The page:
With the new month and increased interest in my Lego stories on Instagram, I’ve decided to devote October’s blog posts to Little Brick Township and what I’ve learned about writing from working with those lovely little minifigures. Patricio, Karlijn, Elvis, Fiona, Mayor Slik, Lindsay, Jerry Bijoux, and the rest of the gang have some stories and surprises waiting.
In past months, I’ve featured some of these characters and their stories. For instance, “The Fix Is in at Little Brick Township” offers an overview of the town and how it has expanded over the years. “What Is Your Lego Cinema Showing?” gives tips on customizing modular builds. And “A Writer’s Advice to Lego Builders” is an example of the kind of advice I plan to give this month; that post talks about finding the center of your town, and your story.
I also have guest posts at other blogs that I’ve been told will appear this month. The brilliant and talented Christopher Cheng (who has his own minifig look-alike as the featured image of “Digital Book Creation and Marketing” — though the Lego musician character is in fact named Iván) asked me to write about my town for his blog. Cynthia Leitich Smith, the equally talented and very energetic (I don’t know how she does it all) creator of Cynsations will publish my account of my Lego book launch last spring, along with ideas for teachers to help their students with special needs to find and express their unique talents.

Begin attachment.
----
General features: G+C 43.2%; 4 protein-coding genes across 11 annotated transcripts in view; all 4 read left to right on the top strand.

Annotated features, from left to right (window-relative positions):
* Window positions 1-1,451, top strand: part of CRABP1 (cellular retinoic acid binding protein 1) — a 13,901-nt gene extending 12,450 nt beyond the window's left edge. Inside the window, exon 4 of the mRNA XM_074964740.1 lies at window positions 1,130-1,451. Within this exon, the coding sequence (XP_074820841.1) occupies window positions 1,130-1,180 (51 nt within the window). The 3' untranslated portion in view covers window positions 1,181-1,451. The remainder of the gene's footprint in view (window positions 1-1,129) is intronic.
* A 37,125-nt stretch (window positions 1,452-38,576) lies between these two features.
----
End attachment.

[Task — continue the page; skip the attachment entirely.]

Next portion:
The publisher’s blurb for Rogue states that the novel “celebrates everyone’s ability to discover and use whatever it is that makes them different.” My own fascination with Lego started in childhood, increased when my son was young and played with the Pirates and Castles, and has morphed into a complete and growing town now that my kids have left home and my job disappeared. Although it makes me “different” from other authors, there is, in fact, a thriving AFOL (Adult Fans of Lego) community, with many of them interested in how the brick and story go together. I’ve interacted with them on Instagram, and I met some of them personally when I lived in Portugal. Perhaps I can turn some of these Lego fans, adult and teen, into readers and writers. Perhaps I can turn some writers into fans of Lego. I look forward to trying!
Part 2 of the series is a piece on character development, “Minifigs: Character, Personality, and Action.”
Part 3, “Complicating the Minifig: Layered Narrative,” explores how a non-linear narrative can give characters depth while engaging the reader in the story.
Part 4, “Waylaid in Winter Village,” discusses setting, including the important of authentic details and consistency.
The series concludes with “Sparks Flew,” an examination of how to show rather than tell, and why showing is so important to the story.
There will be more posts on Lego and writing, but they won’t be in October, and they won’t be all at once. So check back for more on dialogue, point of view, misdirection, and other topics to come!